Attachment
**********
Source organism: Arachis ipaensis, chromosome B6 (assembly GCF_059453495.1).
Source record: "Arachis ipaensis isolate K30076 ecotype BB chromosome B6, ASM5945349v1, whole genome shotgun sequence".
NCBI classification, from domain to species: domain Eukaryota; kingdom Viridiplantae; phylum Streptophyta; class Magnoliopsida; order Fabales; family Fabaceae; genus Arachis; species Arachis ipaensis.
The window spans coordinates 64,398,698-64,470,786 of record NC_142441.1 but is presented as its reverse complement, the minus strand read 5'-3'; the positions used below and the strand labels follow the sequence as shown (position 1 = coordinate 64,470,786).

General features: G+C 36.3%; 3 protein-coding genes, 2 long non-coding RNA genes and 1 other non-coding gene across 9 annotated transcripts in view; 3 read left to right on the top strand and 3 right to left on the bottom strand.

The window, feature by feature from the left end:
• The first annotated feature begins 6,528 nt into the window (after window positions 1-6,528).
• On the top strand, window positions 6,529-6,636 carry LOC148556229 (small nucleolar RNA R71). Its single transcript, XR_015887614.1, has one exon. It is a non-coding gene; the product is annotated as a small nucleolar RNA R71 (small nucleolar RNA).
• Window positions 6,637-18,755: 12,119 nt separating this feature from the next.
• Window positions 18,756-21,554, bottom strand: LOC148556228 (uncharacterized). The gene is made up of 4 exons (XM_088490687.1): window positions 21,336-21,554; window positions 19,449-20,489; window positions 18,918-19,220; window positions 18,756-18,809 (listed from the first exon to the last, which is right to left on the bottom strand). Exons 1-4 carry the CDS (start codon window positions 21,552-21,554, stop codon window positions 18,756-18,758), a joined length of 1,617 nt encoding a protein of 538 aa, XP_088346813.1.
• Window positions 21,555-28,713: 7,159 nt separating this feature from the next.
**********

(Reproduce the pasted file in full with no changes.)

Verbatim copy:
Source organism: Arachis ipaensis, chromosome B6 (assembly GCF_059453495.1).
Source record: "Arachis ipaensis isolate K30076 ecotype BB chromosome B6, ASM5945349v1, whole genome shotgun sequence".
NCBI classification, from domain to species: domain Eukaryota; kingdom Viridiplantae; phylum Streptophyta; class Magnoliopsida; order Fabales; family Fabaceae; genus Arachis; species Arachis ipaensis.
The window spans coordinates 64,398,698-64,470,786 of record NC_142441.1 but is presented as its reverse complement, the minus strand read 5'-3'; the positions used below and the strand labels follow the sequence as shown (position 1 = coordinate 64,470,786).

General features: G+C 36.3%; 3 protein-coding genes, 2 long non-coding RNA genes and 1 other non-coding gene across 9 annotated transcripts in view; 3 read left to right on the top strand and 3 right to left on the bottom strand.

The window, feature by feature from the left end:
• The first annotated feature begins 6,528 nt into the window (after window positions 1-6,528).
• On the top strand, window positions 6,529-6,636 carry LOC148556229 (small nucleolar RNA R71). Its single transcript, XR_015887614.1, has one exon. It is a non-coding gene; the product is annotated as a small nucleolar RNA R71 (small nucleolar RNA).
• Window positions 6,637-18,755: 12,119 nt separating this feature from the next.
• Window positions 18,756-21,554, bottom strand: LOC148556228 (uncharacterized). The gene is made up of 4 exons (XM_088490687.1): window positions 21,336-21,554; window positions 19,449-20,489; window positions 18,918-19,220; window positions 18,756-18,809 (listed from the first exon to the last, which is right to left on the bottom strand). Exons 1-4 carry the CDS (start codon window positions 21,552-21,554, stop codon window positions 18,756-18,758), a joined length of 1,617 nt encoding a protein of 538 aa, XP_088346813.1.
• Window positions 21,555-28,713: 7,159 nt separating this feature from the next.